Single 1
Single 1
Single 1
Single 1

written by
admin

On Community

photographs by
Austin Nelson

Volume: 25

Think about Central Park for a moment.
Or Millennium Park in Chicago, Savannah’s grid of shady squares, or our own Waterfront Park in Charleston. They are the settings for picnics, proposals, first dates, baby’s first steps, naps in the sunshine. They host social and civic organizations, concerts, birthday parties. They are the central touchstone of the community. They are the proverbial commons and we do, in fact, desperately need them.

Build the infrastructure and they will come. That’s what design master Charlie Arrington and purist land planner Mark Permar hope to do with Ocean Park, Kiawah’s newest neighborhood. With the intent of cultivating connection and immersion, the 250-acre development will incorporate extensive parklands. There will be tree houses, bike trails, a kayak launch, and the Marsh House—a community venue with a pool and marsh views. “Each homesite is a way to connect to the world,” says Permar. “And it’s an experience well beyond simply buying a lot.” The home spaces will extend into the park spaces in an organic and inspiring way.

“The first parks were cemeteries,” explains Arrington. “There was this open green space, and kids went out there to play. People thought, ‘We need a space where kids can get together that isn’t a cemetery,’ and that’s where this whole idea of parks came from.” We all possess an innate need to connect with the natural environment, and with each other. The earliest parks simply happened because they presented the opportunity to connect with humanity and nature.

On a sunny November afternoon, Permar takes an interested party around Ocean Park in his Defender. There is something extraordinary about this place. As we listen to Permar, afternoon light filters through the Spanish moss, and the air is faintly salty. The maritime forest opens into wide marsh views, and a heron picks its way along the tree line. Throughout the Park there are views of Bass Creek, the Atlantic, Little Bear Island, and The Ocean Course. These corridors of open spaces forever will be preserved. “The landscape is dynamic, not static,” says Permar. It’s true; this end of the island is layered with incredible textures—Cathedral oaks and marsh bluffs, southwesterly trade winds and towering palmettos.

Permar talks excitedly about the views and the breezes, but he also touches on deeper concepts. “I want to be a better person, like anyone, but there are very few places that precipitate that. When you’re in a beautiful, natural environment, there’s something energizing about being there. What will the park cause people to do? How will the park inspire?”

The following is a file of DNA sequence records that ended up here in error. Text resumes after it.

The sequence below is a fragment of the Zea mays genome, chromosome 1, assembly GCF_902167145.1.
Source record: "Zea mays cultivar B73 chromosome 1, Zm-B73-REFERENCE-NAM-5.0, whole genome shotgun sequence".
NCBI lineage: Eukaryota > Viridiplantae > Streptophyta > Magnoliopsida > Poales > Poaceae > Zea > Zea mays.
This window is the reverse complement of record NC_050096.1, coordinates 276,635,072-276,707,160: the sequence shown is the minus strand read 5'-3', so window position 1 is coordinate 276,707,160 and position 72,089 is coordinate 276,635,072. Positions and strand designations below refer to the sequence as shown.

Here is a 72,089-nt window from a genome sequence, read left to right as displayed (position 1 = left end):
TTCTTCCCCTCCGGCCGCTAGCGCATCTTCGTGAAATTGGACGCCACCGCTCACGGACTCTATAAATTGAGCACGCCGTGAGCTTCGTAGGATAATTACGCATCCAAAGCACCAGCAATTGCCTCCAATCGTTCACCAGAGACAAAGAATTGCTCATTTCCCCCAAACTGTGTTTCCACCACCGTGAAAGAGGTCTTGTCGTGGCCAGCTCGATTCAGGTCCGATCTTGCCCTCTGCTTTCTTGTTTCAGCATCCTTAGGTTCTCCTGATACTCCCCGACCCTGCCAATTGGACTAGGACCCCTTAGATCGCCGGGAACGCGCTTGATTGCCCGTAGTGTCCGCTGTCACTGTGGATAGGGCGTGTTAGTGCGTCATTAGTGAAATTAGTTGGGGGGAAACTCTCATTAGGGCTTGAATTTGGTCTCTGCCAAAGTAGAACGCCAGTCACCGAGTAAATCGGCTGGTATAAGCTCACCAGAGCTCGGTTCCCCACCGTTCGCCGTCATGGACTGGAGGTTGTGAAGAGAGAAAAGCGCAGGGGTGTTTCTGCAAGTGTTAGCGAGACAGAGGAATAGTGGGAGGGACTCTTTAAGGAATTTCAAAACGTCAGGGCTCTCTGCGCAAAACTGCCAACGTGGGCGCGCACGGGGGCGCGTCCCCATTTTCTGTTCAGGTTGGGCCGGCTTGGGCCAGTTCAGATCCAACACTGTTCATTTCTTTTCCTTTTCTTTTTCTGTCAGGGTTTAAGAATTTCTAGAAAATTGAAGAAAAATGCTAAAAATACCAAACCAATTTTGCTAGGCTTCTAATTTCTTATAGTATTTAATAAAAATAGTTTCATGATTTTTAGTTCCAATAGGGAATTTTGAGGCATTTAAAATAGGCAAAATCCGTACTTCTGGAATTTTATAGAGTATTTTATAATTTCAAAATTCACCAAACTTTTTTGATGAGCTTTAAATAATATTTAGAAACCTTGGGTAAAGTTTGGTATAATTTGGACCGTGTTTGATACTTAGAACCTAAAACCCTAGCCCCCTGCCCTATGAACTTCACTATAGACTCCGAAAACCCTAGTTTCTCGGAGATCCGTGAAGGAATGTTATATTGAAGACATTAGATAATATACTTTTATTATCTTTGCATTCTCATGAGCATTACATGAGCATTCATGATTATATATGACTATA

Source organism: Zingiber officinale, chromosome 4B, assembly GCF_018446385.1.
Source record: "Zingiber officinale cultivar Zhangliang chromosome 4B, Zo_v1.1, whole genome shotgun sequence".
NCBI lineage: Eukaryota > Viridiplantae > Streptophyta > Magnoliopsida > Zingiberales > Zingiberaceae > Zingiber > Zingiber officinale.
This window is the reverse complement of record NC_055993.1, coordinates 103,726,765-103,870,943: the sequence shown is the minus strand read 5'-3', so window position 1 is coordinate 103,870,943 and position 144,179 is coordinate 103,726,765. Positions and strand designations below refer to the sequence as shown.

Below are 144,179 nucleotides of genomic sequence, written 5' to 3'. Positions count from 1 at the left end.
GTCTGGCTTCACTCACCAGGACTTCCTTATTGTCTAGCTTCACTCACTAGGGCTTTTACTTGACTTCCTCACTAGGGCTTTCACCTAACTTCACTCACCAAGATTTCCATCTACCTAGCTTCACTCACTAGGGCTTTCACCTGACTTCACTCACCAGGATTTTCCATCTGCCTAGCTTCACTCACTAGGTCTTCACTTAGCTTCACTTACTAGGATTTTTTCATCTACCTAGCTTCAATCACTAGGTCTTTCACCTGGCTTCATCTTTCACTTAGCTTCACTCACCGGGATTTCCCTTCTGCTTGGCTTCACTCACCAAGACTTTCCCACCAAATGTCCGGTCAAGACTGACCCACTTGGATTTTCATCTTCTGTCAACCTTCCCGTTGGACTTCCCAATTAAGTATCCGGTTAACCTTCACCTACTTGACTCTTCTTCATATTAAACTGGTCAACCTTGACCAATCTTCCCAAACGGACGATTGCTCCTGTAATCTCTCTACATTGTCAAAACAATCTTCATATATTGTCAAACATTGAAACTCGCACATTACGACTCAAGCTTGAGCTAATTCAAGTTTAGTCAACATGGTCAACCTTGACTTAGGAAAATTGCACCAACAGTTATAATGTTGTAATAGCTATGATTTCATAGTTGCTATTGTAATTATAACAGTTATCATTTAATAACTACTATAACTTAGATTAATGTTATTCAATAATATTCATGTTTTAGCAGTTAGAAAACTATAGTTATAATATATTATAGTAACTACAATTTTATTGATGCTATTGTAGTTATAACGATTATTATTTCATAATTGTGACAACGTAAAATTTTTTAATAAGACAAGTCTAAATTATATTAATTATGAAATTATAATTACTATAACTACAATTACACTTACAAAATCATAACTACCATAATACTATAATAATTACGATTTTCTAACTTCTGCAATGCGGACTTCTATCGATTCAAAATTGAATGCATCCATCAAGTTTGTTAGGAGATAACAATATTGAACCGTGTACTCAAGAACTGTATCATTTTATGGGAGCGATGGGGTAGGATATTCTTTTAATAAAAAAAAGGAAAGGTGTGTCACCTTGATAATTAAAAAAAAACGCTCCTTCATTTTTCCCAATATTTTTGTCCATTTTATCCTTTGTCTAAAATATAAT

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Social capital, a sticky buzzword for close relationships and reciprocity, is essential to survival. Without social capital—casseroles from the neighbor, lifelong friendships, bridge clubs—communities fall apart, people fall apart. When we value friendship and family above all, when we welcome an unexpected visit from the neighbor, and when we embrace civic engagement as second nature, then we have created an ideal culture in which to raise our children. And what’s more, civic engagement is borne of a responsibility to a people and a place. People come to Ocean Park and they understand. “It’s about families and friends coming together,” says Permar. “People view this park setting as a game changer in their ability to reconnect, to strengthen or create new connections.”

Building a strong and authentic community requires a rare brew of ingredients. When it happens, the whole is greater than the sum of the parts; it is transcendent. And it starts with green space. “Seeing many generations using the park together,” says Arrington, “that will be success in my mind.”

Imagine a rolling parkland shaded by a canopy of oaks. A young boy shouts from a tree house, and a couple lounges in the grass, reading. Porches peek out from the trees, and the smell of dinner wafts through the air. It’s a Saturday afternoon. Idyllic? Perhaps. But deep in our hearts lies what Permar calls biophilia. “It’s about the relationship of humans to natural systems, but it goes beyond that even—it’s sort of an emotional, psychological relationship to the living world.” In other words, we need nature and we need each other. If it feels a bit too much like The Andy Griffith Show, imagine a neighborhood where generations of families grow up with one another, where porch sitting lasts deep into the evening, and it simply feels good.

In our fast, hyper-tech culture, the opportunities to experience the embrace of the natural world seem remote. Green spaces like the parklands of Ocean Park offer a chance at restoration and meaningful connection to our environment and to each other. — H.W.

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